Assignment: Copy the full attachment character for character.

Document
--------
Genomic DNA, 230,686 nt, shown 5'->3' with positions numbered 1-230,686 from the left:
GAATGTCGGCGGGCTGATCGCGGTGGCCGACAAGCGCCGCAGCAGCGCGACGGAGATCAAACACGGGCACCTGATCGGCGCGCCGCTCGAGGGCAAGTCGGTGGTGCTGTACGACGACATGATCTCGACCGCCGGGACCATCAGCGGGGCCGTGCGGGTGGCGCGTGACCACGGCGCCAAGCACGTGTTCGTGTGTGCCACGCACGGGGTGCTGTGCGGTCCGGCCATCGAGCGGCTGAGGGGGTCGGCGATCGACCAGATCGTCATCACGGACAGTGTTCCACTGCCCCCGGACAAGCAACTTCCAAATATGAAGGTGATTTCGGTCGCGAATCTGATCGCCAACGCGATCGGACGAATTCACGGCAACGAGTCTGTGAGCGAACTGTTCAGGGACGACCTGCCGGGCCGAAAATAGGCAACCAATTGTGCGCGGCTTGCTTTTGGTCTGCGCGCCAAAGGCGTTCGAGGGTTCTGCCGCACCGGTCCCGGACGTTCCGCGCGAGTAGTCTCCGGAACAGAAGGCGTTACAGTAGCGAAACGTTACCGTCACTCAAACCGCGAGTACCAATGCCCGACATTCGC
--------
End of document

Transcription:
Genomic DNA, 230,686 nt, shown 5'->3' with positions numbered 1-230,686 from the left:
GAATGTCGGCGGGCTGATCGCGGTGGCCGACAAGCGCCGCAGCAGCGCGACGGAGATCAAACACGGGCACCTGATCGGCGCGCCGCTCGAGGGCAAGTCGGTGGTGCTGTACGACGACATGATCTCGACCGCCGGGACCATCAGCGGGGCCGTGCGGGTGGCGCGTGACCACGGCGCCAAGCACGTGTTCGTGTGTGCCACGCACGGGGTGCTGTGCGGTCCGGCCATCGAGCGGCTGAGGGGGTCGGCGATCGACCAGATCGTCATCACGGACAGTGTTCCACTGCCCCCGGACAAGCAACTTCCAAATATGAAGGTGATTTCGGTCGCGAATCTGATCGCCAACGCGATCGGACGAATTCACGGCAACGAGTCTGTGAGCGAACTGTTCAGGGACGACCTGCCGGGCCGAAAATAGGCAACCAATTGTGCGCGGCTTGCTTTTGGTCTGCGCGCCAAAGGCGTTCGAGGGTTCTGCCGCACCGGTCCCGGACGTTCCGCGCGAGTAGTCTCCGGAACAGAAGGCGTTACAGTAGCGAAACGTTACCGTCACTCAAACCGCGAGTACCAATGCCCGACATTCGC